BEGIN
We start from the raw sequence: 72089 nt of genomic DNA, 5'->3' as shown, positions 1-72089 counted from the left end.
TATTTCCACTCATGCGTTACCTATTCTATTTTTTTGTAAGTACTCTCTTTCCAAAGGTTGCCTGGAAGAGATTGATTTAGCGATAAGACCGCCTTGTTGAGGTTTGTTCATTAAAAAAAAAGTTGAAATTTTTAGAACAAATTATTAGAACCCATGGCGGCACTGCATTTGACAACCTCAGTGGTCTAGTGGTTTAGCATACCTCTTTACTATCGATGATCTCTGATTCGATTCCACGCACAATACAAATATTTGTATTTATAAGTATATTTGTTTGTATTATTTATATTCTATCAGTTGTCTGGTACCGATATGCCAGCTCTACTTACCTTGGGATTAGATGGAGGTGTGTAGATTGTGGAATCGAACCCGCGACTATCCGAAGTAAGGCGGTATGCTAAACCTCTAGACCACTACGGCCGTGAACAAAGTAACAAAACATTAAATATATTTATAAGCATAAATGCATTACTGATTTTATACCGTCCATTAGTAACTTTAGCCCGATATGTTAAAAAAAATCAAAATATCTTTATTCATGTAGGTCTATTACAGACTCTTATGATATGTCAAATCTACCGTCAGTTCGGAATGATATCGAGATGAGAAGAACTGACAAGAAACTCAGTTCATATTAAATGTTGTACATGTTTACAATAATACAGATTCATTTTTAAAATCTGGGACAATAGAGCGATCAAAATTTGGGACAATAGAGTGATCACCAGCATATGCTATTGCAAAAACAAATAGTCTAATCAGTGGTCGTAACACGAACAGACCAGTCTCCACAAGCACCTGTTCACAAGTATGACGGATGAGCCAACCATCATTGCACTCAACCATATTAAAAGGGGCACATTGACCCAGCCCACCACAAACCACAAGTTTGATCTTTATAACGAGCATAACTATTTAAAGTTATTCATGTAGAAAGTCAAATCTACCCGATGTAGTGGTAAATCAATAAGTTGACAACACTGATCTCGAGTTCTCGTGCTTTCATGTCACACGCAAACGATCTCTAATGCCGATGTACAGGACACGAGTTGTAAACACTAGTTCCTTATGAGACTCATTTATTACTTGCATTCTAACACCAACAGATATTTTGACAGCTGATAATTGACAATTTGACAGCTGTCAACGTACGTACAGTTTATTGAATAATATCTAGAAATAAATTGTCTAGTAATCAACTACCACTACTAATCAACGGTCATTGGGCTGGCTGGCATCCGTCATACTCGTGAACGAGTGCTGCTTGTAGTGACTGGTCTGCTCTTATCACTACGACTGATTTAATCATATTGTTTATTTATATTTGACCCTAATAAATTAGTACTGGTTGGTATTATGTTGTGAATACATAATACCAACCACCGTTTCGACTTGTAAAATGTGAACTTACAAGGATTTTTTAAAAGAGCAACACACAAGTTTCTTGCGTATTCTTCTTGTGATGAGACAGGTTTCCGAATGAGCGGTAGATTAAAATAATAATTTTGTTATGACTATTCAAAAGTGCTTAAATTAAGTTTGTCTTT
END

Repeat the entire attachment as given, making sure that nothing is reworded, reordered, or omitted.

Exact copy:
We start from the raw sequence: 72089 nt of genomic DNA, 5'->3' as shown, positions 1-72089 counted from the left end.
TATTTCCACTCATGCGTTACCTATTCTATTTTTTTGTAAGTACTCTCTTTCCAAAGGTTGCCTGGAAGAGATTGATTTAGCGATAAGACCGCCTTGTTGAGGTTTGTTCATTAAAAAAAAAGTTGAAATTTTTAGAACAAATTATTAGAACCCATGGCGGCACTGCATTTGACAACCTCAGTGGTCTAGTGGTTTAGCATACCTCTTTACTATCGATGATCTCTGATTCGATTCCACGCACAATACAAATATTTGTATTTATAAGTATATTTGTTTGTATTATTTATATTCTATCAGTTGTCTGGTACCGATATGCCAGCTCTACTTACCTTGGGATTAGATGGAGGTGTGTAGATTGTGGAATCGAACCCGCGACTATCCGAAGTAAGGCGGTATGCTAAACCTCTAGACCACTACGGCCGTGAACAAAGTAACAAAACATTAAATATATTTATAAGCATAAATGCATTACTGATTTTATACCGTCCATTAGTAACTTTAGCCCGATATGTTAAAAAAAATCAAAATATCTTTATTCATGTAGGTCTATTACAGACTCTTATGATATGTCAAATCTACCGTCAGTTCGGAATGATATCGAGATGAGAAGAACTGACAAGAAACTCAGTTCATATTAAATGTTGTACATGTTTACAATAATACAGATTCATTTTTAAAATCTGGGACAATAGAGCGATCAAAATTTGGGACAATAGAGTGATCACCAGCATATGCTATTGCAAAAACAAATAGTCTAATCAGTGGTCGTAACACGAACAGACCAGTCTCCACAAGCACCTGTTCACAAGTATGACGGATGAGCCAACCATCATTGCACTCAACCATATTAAAAGGGGCACATTGACCCAGCCCACCACAAACCACAAGTTTGATCTTTATAACGAGCATAACTATTTAAAGTTATTCATGTAGAAAGTCAAATCTACCCGATGTAGTGGTAAATCAATAAGTTGACAACACTGATCTCGAGTTCTCGTGCTTTCATGTCACACGCAAACGATCTCTAATGCCGATGTACAGGACACGAGTTGTAAACACTAGTTCCTTATGAGACTCATTTATTACTTGCATTCTAACACCAACAGATATTTTGACAGCTGATAATTGACAATTTGACAGCTGTCAACGTACGTACAGTTTATTGAATAATATCTAGAAATAAATTGTCTAGTAATCAACTACCACTACTAATCAACGGTCATTGGGCTGGCTGGCATCCGTCATACTCGTGAACGAGTGCTGCTTGTAGTGACTGGTCTGCTCTTATCACTACGACTGATTTAATCATATTGTTTATTTATATTTGACCCTAATAAATTAGTACTGGTTGGTATTATGTTGTGAATACATAATACCAACCACCGTTTCGACTTGTAAAATGTGAACTTACAAGGATTTTTTAAAAGAGCAACACACAAGTTTCTTGCGTATTCTTCTTGTGATGAGACAGGTTTCCGAATGAGCGGTAGATTAAAATAATAATTTTGTTATGACTATTCAAAAGTGCTTAAATTAAGTTTGTCTTT